Wilson welcomes media reforms
Federal Member for O’Connor Rick Wilson MP has welcomed the most significant changes to media laws in a generation that will protect local content in regional Australia and introduce an incentive for local content to be filmed in the local area.
“These reforms will support the viability of local media organisations in O’Connor as they face increasing competition from less regulated services in a rapidly changing digital landscape,” Mr Wilson said.
“The Government recognises the value of local content – particularly local news services – which tell the stories of regional communities.
“This has been the guiding principle through which reforms to Australia’s outdated media ownership laws have been considered.”
Mr Wilson said the reform package would strengthen the local content obligations on regional commercial television licensees.
The new obligations would apply to the majority of regional free-to-air commercial television broadcasters who, as a result of a change in control known as a ‘trigger event’, become part of a group of commercial broadcasting licences whose combined licence area populations collectively exceed 75 per cent of the Australian population.
This will ensure there is local content provided in nearly all regional television licence areas following a ‘trigger event’, including those where there is none currently required.
This package also introduces an incentive for local news to be filmed in the local area.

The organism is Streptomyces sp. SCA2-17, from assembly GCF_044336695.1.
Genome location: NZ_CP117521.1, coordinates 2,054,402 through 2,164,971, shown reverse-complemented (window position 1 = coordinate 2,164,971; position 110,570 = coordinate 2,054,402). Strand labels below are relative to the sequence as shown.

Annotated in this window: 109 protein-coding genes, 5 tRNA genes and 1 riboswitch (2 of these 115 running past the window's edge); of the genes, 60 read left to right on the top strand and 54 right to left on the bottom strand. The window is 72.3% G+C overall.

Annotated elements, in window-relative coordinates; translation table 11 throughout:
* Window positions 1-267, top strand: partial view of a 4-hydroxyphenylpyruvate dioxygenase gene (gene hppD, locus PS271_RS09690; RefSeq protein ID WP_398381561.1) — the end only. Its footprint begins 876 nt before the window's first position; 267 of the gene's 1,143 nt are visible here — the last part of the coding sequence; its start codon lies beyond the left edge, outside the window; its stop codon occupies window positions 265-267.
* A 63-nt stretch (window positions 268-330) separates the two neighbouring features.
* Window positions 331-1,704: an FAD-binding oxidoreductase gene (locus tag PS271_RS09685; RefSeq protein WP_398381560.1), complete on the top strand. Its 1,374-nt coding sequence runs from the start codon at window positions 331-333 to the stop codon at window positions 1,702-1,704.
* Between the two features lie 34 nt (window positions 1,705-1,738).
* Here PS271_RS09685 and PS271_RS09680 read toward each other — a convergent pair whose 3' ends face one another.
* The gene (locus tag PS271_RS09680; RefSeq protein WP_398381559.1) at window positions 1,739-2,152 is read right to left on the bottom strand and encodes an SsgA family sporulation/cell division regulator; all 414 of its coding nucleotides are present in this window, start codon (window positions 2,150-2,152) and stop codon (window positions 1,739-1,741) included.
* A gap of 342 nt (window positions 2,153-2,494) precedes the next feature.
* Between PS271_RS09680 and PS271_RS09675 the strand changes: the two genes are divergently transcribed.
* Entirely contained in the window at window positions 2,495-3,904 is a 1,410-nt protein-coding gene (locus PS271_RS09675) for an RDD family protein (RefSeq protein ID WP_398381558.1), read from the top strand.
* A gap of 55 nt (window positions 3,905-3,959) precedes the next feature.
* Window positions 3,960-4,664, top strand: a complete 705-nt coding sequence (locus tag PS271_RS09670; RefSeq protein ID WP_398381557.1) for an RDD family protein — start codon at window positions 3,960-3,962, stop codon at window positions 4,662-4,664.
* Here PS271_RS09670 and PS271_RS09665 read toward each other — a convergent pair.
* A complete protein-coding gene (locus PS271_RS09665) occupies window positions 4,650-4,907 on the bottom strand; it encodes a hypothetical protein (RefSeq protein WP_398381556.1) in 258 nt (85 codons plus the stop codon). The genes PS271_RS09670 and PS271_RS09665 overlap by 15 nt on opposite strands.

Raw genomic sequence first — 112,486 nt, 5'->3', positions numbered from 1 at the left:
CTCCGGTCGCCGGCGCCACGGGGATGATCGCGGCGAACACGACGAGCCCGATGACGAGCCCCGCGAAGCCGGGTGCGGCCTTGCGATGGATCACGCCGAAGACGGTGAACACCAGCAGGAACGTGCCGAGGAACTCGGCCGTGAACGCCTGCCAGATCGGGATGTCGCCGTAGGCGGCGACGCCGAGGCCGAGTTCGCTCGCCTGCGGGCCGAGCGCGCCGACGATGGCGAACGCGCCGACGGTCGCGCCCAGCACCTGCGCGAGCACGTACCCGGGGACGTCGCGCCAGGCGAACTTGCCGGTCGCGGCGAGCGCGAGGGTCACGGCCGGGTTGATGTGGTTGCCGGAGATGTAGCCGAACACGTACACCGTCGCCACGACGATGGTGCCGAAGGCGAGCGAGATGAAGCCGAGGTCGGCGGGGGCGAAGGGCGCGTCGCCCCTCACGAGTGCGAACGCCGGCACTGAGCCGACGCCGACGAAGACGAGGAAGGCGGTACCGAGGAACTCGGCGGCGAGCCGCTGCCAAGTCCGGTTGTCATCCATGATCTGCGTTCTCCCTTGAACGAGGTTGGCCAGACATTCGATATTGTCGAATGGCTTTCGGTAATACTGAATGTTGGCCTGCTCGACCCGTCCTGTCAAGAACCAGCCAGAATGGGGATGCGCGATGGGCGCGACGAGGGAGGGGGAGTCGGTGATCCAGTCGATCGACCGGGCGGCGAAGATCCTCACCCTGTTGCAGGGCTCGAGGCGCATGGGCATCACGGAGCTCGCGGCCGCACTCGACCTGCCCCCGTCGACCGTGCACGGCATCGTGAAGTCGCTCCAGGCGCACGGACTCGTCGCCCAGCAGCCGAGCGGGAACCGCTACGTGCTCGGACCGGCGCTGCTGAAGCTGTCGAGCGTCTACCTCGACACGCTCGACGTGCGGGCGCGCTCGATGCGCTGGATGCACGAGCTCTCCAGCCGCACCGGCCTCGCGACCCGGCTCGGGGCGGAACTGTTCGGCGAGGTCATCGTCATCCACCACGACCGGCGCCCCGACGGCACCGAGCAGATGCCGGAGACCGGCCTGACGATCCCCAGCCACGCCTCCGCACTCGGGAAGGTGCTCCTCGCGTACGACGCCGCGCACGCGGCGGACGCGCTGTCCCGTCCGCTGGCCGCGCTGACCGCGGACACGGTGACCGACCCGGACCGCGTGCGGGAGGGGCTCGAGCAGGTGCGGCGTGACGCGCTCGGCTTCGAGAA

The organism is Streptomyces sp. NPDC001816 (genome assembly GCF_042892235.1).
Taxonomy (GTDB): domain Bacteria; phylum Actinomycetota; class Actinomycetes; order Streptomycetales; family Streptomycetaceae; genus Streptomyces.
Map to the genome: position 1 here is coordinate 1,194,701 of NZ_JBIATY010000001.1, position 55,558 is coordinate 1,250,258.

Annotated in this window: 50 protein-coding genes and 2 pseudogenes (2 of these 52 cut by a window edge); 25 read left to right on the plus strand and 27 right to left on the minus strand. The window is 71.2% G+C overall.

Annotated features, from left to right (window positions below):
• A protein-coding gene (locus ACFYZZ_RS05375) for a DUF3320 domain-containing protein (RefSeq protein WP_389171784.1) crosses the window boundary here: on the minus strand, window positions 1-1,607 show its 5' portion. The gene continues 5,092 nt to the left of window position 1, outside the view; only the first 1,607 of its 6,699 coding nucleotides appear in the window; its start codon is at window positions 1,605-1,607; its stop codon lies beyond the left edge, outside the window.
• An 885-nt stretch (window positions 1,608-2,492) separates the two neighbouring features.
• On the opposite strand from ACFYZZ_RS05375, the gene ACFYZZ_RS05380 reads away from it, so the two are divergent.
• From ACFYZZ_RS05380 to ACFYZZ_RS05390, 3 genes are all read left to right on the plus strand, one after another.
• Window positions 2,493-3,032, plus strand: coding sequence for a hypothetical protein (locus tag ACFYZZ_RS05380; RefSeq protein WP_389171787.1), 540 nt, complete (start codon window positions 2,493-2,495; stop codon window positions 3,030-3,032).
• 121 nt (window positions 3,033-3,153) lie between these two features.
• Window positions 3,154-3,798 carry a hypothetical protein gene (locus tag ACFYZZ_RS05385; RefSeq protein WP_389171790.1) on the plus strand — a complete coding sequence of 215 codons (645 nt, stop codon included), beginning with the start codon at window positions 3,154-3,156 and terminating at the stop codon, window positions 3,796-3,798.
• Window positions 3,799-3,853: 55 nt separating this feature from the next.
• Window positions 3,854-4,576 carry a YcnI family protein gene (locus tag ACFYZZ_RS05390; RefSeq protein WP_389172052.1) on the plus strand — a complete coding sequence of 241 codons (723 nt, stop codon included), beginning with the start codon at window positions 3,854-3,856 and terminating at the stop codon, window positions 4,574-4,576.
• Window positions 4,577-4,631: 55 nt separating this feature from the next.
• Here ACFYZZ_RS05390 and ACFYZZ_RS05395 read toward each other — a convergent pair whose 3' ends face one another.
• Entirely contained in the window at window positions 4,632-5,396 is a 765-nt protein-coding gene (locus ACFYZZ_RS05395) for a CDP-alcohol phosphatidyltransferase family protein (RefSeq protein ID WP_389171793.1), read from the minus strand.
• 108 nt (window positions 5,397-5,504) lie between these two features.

The Australian Communications and Media Authority (ACMA) will monitor and enforce these local programming obligations.
These proposed measures (subject to the passage of amending legislation), will commence in 2016.
The Government’s media reform package includes repealing media ownership and control rules that currently prevent:
• a person from controlling commercial television licences that collectively reach more than 75 per cent of the Australian population (the ‘reach rule’);
• a person from controlling more than two of the three regulated forms of media (commercial radio, commercial television and associated newspapers) in the one commercial radio licence area (the ‘2 out of 3 rule’).
The Government is not proposing, as part of this package, to remove the other diversity rules including the ‘5/4’ rule, the ‘one-to-a-market’ rule or the ‘two-to-a-market’ rule. Changes to the anti-siphoning list are not part of this package.
The Australian Competition and Consumer Commission will retain its powers to scrutinise mergers and acquisitions and will be asked to update its media merger guidance accordingly.
“These reforms are vital because technology is changing the way we access media. In the digital era, these regulations unfairly restrict broadcast and publishing companies in O’Connor from optimising the scale and scope of their operations and from accessing resources, capital and management expertise available to other media operators,” Mr Wilson said
Domestic media operators must have the flexibility to compete and adapt in the changing media landscape. These proposed changes to the media control rules will allow businesses to configure themselves in a way that best suits their needs, ensuring they continue to play a significant role in the Australian community.
These reforms represent a sensible and pragmatic approach to rebalancing the regulatory settings governing the traditional media in Australia, while maintaining a framework that continues to support media diversity, global competition and local programming.
More information on the Government’s proposed media reforms can be found at mediareform.communications.gov.au
Monica O’Shea | 08 9842 2777 | monica.o’firstname.lastname@example.org